Much has been made in other reviews of the fact that it seems to want to be like a Sondheim musical, and indeed, a few chords did remind Phil of Sweeney Todd but by the time the big number “Lost” was in full swing, the Whingers thought they had wandered into The Musical of Musicals the Musical, a feeling undiminished by the comedy number which is mostly about people being killed.
Dramatically it doesn’t work either. Trying to shoehorn three stories together means there’s no time to explore the emotional context of any of the action, or indeed the action itself: When Earhart makes history as the first woman to cross the Atlantic battling leaking fuel and sparks coming out of the engine the entire trip took about seven seconds – so it was difficult to get a sense of what all the fuss was about.
It was mostly sad for the cast, though, who were generally very good. Sally Ann Triplett (left, as Earhart) is a game gal and tries to make the most of things. She gets what constitutes a big Hello, Dolly type number, “Lady Lindy”, but unfortunately – with only a stepladder substituting for the staircase – a big walk down is off the agenda. Without Carol Channing to hold it together and only a sand pit to perform on, the Whingers entertained themselves by imagining Ms Channing kicking off her heels and struggling down the ladder in flip-flops.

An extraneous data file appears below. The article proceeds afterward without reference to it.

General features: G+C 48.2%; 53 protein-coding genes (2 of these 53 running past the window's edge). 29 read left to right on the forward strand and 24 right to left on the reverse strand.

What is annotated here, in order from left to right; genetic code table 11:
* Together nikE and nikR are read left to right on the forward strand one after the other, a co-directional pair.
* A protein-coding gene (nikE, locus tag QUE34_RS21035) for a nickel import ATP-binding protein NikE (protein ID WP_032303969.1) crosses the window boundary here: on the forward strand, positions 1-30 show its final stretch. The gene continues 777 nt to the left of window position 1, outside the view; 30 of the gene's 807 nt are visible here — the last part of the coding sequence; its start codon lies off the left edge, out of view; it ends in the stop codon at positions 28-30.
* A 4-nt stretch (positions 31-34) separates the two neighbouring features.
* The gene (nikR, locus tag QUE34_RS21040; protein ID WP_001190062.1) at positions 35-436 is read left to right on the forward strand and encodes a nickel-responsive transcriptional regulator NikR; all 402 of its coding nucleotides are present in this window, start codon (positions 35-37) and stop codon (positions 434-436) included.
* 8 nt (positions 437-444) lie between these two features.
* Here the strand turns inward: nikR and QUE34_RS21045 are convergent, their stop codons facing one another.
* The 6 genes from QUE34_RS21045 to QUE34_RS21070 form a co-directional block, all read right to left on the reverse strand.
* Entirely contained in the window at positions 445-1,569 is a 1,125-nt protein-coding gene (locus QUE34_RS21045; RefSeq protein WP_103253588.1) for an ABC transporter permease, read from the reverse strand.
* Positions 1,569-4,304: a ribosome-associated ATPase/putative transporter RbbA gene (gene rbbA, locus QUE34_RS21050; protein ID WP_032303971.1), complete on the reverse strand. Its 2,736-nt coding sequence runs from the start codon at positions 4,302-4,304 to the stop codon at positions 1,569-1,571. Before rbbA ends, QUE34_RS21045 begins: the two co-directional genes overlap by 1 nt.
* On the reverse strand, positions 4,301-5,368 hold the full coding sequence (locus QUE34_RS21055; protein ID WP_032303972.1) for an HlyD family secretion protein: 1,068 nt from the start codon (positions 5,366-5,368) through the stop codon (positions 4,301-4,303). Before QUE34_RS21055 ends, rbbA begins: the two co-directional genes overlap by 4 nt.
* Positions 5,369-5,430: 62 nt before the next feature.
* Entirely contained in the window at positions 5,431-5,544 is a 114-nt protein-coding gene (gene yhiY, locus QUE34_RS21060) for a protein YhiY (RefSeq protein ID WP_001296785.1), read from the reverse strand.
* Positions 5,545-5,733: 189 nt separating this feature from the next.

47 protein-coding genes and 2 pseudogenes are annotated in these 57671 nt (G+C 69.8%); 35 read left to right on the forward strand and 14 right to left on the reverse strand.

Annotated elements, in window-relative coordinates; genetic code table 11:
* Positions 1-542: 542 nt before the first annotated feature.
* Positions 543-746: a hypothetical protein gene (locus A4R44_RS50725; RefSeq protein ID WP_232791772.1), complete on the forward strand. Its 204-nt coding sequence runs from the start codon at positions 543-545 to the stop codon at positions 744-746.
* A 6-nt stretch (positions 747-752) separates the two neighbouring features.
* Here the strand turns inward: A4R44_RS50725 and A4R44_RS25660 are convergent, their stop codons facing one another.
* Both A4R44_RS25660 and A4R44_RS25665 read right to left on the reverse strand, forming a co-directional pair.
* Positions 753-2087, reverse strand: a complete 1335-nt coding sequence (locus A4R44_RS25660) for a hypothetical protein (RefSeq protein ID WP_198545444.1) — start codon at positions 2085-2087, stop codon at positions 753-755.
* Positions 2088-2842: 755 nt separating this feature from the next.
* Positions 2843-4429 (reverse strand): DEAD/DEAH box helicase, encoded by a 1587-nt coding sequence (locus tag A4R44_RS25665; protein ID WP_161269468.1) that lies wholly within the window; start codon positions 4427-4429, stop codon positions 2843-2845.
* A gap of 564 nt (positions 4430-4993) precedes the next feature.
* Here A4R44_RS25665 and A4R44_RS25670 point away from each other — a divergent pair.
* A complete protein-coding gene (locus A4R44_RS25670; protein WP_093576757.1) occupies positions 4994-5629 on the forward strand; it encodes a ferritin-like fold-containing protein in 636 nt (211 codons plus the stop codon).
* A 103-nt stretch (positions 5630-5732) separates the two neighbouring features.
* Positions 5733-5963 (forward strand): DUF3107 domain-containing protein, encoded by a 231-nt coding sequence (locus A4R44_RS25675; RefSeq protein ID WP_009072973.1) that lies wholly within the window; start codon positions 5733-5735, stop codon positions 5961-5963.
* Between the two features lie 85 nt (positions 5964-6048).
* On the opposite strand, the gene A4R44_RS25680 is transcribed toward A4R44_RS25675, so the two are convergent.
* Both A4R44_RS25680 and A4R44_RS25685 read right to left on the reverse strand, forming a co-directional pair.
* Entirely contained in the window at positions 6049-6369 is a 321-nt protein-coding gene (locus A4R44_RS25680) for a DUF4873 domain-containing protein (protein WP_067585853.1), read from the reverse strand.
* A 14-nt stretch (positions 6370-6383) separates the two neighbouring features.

Michael Jibson (right, as Lindberg) was so good in Our House but here he was the most inaudible (and that’s saying something) and most of his lyrics were lost. Which would have been a blessing if they hadn’t been so enjoyably bad.
After two and a half hours of imagery upon metaphor upon simile with no dramtic substance to hold it together the Whingers were longing for a Gable & Stein musical. The Gay Geisha or The Enchanted Nightingale anyone?